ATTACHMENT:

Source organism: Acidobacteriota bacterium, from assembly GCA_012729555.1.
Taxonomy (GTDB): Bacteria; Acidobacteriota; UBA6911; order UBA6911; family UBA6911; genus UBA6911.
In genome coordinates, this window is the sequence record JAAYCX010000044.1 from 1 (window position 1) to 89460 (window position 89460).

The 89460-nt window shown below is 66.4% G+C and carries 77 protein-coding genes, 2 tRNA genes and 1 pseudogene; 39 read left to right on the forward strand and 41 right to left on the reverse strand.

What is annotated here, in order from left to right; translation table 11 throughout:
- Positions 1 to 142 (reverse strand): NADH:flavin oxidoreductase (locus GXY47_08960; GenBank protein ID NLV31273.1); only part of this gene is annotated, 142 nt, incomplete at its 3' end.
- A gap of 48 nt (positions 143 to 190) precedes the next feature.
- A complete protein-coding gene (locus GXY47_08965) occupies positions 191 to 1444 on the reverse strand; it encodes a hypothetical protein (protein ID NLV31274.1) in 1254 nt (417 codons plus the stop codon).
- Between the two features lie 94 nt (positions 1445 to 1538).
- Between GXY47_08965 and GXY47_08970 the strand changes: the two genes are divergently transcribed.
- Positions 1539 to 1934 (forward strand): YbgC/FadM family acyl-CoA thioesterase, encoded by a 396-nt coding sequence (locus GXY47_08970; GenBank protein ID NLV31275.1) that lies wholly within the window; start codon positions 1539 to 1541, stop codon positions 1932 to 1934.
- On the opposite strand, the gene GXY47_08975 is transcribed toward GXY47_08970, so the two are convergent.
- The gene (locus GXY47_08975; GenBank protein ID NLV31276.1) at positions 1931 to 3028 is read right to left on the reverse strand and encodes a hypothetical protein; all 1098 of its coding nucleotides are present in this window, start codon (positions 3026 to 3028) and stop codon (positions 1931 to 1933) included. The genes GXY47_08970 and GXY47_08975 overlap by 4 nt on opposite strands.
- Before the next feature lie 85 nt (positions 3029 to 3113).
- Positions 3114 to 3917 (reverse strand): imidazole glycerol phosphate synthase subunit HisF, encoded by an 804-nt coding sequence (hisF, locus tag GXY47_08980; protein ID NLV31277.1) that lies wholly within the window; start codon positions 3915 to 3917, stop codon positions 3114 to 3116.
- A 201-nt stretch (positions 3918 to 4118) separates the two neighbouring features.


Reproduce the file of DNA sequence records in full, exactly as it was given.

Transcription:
Source organism: Acidobacteriota bacterium, from assembly GCA_012729555.1.
Taxonomy (GTDB): Bacteria; Acidobacteriota; UBA6911; order UBA6911; family UBA6911; genus UBA6911.
In genome coordinates, this window is the sequence record JAAYCX010000044.1 from 1 (window position 1) to 89460 (window position 89460).

The 89460-nt window shown below is 66.4% G+C and carries 77 protein-coding genes, 2 tRNA genes and 1 pseudogene; 39 read left to right on the forward strand and 41 right to left on the reverse strand.

What is annotated here, in order from left to right; translation table 11 throughout:
- Positions 1 to 142 (reverse strand): NADH:flavin oxidoreductase (locus GXY47_08960; GenBank protein ID NLV31273.1); only part of this gene is annotated, 142 nt, incomplete at its 3' end.
- A gap of 48 nt (positions 143 to 190) precedes the next feature.
- A complete protein-coding gene (locus GXY47_08965) occupies positions 191 to 1444 on the reverse strand; it encodes a hypothetical protein (protein ID NLV31274.1) in 1254 nt (417 codons plus the stop codon).
- Between the two features lie 94 nt (positions 1445 to 1538).
- Between GXY47_08965 and GXY47_08970 the strand changes: the two genes are divergently transcribed.
- Positions 1539 to 1934 (forward strand): YbgC/FadM family acyl-CoA thioesterase, encoded by a 396-nt coding sequence (locus GXY47_08970; GenBank protein ID NLV31275.1) that lies wholly within the window; start codon positions 1539 to 1541, stop codon positions 1932 to 1934.
- On the opposite strand, the gene GXY47_08975 is transcribed toward GXY47_08970, so the two are convergent.
- The gene (locus GXY47_08975; GenBank protein ID NLV31276.1) at positions 1931 to 3028 is read right to left on the reverse strand and encodes a hypothetical protein; all 1098 of its coding nucleotides are present in this window, start codon (positions 3026 to 3028) and stop codon (positions 1931 to 1933) included. The genes GXY47_08970 and GXY47_08975 overlap by 4 nt on opposite strands.
- Before the next feature lie 85 nt (positions 3029 to 3113).
- Positions 3114 to 3917 (reverse strand): imidazole glycerol phosphate synthase subunit HisF, encoded by an 804-nt coding sequence (hisF, locus tag GXY47_08980; protein ID NLV31277.1) that lies wholly within the window; start codon positions 3915 to 3917, stop codon positions 3114 to 3116.
- A 201-nt stretch (positions 3918 to 4118) separates the two neighbouring features.